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Nub of the issue – terms used and questionable conditions

Peter Low & Sylvia Lim [Photo: Straits Times]
Peter Low & Sylvia Lim [Photo: Straits Times]
By Andrew Loh
The dispute between the opposition Workers’ Party Aljunied-Hougang-Punggol East Town Council (AHPETC) and the National Environment Agency (NEA) seems to all boil down to two issues – what constitutes a “trade fair”, and the need for a “letter of support” from a grassroots chairman.
The meaning or understanding of the term “trade fair” would determine whether the application forms and the information it requires are suitable; and clarity on why elected members of parliament must seek “support” from unelected and volunteer grassroots leaders will go a long way to shed light on the current case.
These seems to be the nub of the issue in the court case which has arisen from the WP town council (TC) going ahead in holding what it calls a “mini-fair” in Hougang central during the Chinese Lunar New Year period this year.
The NEA is accusing the town council of contravening Section 35 of the Environmental Public Health Act which states that a permit is required for “any temporary fair, stage show or other such function or activity”.
Sylvia Lim, chairman of the WP town council, told the court on Wednesday that she viewed the term “trade fair” as referring to a “pasar malam”, the colloquial term for night market.
These, she said, were usually organised by the Citizens’ Consultative Committees, which are grassroots organisations.
The WP event, on the other hand, was a “community event held in a common area managed by the town council”, Ms Lim said.
The WP community event consisted of five stalls which sold the following items:

  • Chinese New Year (CNY) decorative items
  • Prepacked CNY sweets and candies
  • Mandarin oranges
  • Prepacked CNY cookies and goodies (2 stalls)

In addition there would also be several benches for CNY flowers and potted plants at the event.
However, the NEA application forms sent to the town council upon the latter’s request in December last year were for a “trade fair permit” and a “trade fair foodstall licence”, Ms Lim said.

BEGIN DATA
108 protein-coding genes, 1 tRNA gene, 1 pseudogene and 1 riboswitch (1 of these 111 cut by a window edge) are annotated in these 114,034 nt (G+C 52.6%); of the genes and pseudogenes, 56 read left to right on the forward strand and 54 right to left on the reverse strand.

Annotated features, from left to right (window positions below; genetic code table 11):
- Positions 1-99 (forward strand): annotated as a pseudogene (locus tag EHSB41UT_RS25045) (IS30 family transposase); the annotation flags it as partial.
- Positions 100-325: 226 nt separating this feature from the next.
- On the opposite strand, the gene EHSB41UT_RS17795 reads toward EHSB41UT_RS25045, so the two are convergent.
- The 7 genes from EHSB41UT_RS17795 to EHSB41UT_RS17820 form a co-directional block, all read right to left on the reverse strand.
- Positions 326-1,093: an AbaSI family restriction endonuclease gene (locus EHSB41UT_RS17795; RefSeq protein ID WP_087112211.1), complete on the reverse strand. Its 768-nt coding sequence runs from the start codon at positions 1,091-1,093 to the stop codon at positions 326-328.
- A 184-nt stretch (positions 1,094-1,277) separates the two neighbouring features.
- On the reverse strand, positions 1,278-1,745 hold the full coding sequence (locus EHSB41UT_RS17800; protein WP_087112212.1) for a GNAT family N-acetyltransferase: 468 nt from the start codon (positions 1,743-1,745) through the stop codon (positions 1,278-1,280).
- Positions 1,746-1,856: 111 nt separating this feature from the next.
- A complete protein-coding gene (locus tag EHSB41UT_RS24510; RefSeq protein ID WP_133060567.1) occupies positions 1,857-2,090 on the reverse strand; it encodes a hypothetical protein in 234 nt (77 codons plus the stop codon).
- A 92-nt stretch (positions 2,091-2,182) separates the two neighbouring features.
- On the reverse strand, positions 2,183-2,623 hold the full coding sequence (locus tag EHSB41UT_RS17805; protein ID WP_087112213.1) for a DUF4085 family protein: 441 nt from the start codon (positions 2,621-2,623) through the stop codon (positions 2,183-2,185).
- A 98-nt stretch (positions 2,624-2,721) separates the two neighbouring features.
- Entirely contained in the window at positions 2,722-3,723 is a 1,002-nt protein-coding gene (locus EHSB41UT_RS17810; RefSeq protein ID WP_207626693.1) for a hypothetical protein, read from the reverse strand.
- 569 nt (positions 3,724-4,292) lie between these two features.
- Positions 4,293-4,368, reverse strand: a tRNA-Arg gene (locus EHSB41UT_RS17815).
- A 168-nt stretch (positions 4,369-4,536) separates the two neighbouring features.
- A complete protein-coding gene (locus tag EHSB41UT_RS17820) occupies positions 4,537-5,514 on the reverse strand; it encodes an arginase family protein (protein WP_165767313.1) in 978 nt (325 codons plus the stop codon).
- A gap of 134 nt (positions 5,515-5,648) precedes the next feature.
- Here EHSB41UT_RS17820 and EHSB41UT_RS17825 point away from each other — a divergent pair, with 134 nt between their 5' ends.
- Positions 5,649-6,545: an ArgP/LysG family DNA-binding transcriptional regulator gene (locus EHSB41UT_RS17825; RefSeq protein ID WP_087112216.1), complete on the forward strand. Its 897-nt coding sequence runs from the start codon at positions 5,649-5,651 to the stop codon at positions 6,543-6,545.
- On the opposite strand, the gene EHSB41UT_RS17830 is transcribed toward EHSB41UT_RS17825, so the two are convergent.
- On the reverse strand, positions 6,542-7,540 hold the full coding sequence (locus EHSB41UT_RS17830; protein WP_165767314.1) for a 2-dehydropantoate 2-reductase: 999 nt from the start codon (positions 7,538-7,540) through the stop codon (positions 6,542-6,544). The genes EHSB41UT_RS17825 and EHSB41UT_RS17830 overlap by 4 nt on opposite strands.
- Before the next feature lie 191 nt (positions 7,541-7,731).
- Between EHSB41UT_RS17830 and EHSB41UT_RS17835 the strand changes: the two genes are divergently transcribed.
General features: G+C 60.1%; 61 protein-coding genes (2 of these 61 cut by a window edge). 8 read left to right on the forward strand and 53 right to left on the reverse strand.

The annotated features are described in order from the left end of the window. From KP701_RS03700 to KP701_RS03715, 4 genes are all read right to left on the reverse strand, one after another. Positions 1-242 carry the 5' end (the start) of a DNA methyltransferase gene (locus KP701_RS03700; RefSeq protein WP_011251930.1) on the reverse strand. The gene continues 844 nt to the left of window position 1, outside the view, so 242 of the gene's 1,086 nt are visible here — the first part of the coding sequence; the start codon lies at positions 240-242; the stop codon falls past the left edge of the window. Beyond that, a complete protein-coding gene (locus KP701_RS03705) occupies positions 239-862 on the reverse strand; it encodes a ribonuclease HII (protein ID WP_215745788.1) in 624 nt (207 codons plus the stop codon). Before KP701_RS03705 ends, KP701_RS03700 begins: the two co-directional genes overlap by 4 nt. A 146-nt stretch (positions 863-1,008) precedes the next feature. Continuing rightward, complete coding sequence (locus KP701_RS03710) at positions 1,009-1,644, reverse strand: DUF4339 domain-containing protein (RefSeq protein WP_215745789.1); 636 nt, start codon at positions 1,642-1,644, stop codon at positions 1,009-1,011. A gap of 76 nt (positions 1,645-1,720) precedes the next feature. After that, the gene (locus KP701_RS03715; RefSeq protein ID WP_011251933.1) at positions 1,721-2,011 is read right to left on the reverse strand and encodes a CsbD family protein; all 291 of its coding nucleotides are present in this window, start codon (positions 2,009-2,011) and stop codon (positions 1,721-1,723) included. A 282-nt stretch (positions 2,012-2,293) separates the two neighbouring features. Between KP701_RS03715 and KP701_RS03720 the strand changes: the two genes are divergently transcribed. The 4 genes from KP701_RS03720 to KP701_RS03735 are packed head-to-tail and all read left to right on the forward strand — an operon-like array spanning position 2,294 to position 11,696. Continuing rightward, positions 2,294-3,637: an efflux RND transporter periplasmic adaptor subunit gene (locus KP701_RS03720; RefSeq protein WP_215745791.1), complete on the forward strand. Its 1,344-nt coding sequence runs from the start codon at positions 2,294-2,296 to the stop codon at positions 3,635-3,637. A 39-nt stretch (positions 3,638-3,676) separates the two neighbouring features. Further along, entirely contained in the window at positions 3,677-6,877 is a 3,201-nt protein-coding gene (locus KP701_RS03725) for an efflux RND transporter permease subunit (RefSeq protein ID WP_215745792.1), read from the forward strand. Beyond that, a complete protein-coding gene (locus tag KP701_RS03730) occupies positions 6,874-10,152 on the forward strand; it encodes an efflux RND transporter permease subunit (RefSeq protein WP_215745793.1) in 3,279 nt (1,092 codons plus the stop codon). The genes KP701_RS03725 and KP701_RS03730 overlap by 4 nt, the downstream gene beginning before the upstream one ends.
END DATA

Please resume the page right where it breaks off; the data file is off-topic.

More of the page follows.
As such, the WP town council found the forms sent to it by the NEA “unsuitable’, given that it was a community event, and not a trade fair, and that there were no “foodstall” at the fair it was organising.
After the town council asked the NEA for the relevant forms, the NEA sent it the same forms again.
Nonetheless, the WP town council proceeded to submit the form but not before striking out the words “trade fair” on the form and replacing it with “event”.
As for the requirement to also submit a “letter of support” from the area’s CCC chairman, Ms Lim questioned why this was necessary.
She said that firstly, the town council is empowered under the Town Councils Act to manage common areas, where the mini-fair would take place.
Secondly, she said she did not see why the town council, which is run by elected members of parliament, should seek the support of the chairman of a grassroots organisation.
The chairman of the CCC concerned in this case is Victor Lye, who is also a People’s Action Party branch chairman in the area.
“Since my colleagues and I were elected to manage the town council under the Town Councils Act, we do not see how the town council should be required to get a supporting letter from the CCC for something held in the common area under our charge,” Ms Lim said.
Mr Tan objected to Mr Low raising the question on Tuesday, which the judge also deemed to be irrelevant and said that “the issue surrounding the conditions for a permit should not be argued in the present trial but at a judicial review.”
Also on Tuesday, during the hearing, Mr Low had sought to question the executive director of environmental health, Tai Ji Choong, on why the term “town councils” was removed from the application form.
Mr Low showed the court a copy of the same form from 2008.
It had included the “town councils” as organisations authorised to conduct fairs.
However, in the set of forms sent to it by the NEA in December last year, the term “town councils” was no longer included.
The judge decided on Wednesday that the question was irrelevant and ordered Mr Low not to proceed along that line of questioning.
Also at the heart of the issue is why exactly did the NEA not grant the permit, and why it told the WP town council that the forms were “incomplete”.
Mr Tan, when commenting on this on Tuesday, said “since AHPETC did not appeal against its rejected application, it should not use the court to find out why it was not given the permit.”
Another issue which has come to light is whether town councils are in fact permitted to hold such events at all.
In its letter to AHPETC last year, the Ministry of National Development (MND) had said that town councils are prohibited from engaging in “commercial activities’.
However, the fact that the NEA had asked the WP town council to submit an application to hold such an event seems to contradict what the MND said, and that town councils are in fact allowed to hold such events as long as it fulfilled the requirements or conditions, one of which is to get the “letter of support” from the chairman of the CCC.
It would thus seem that the case is one of unclear rules, regulations, terms used and questionable conditions. And it does not seem that the fault, if any, would lie entirely with the WP town council alone.
But the main issue here is what are the reasons for the NEA to reject AHPETC’s application, besides the forms being “incomplete”.
Why, exactly, were they “incomplete”?
Perhaps Thursday’s hearing will shed light on this.

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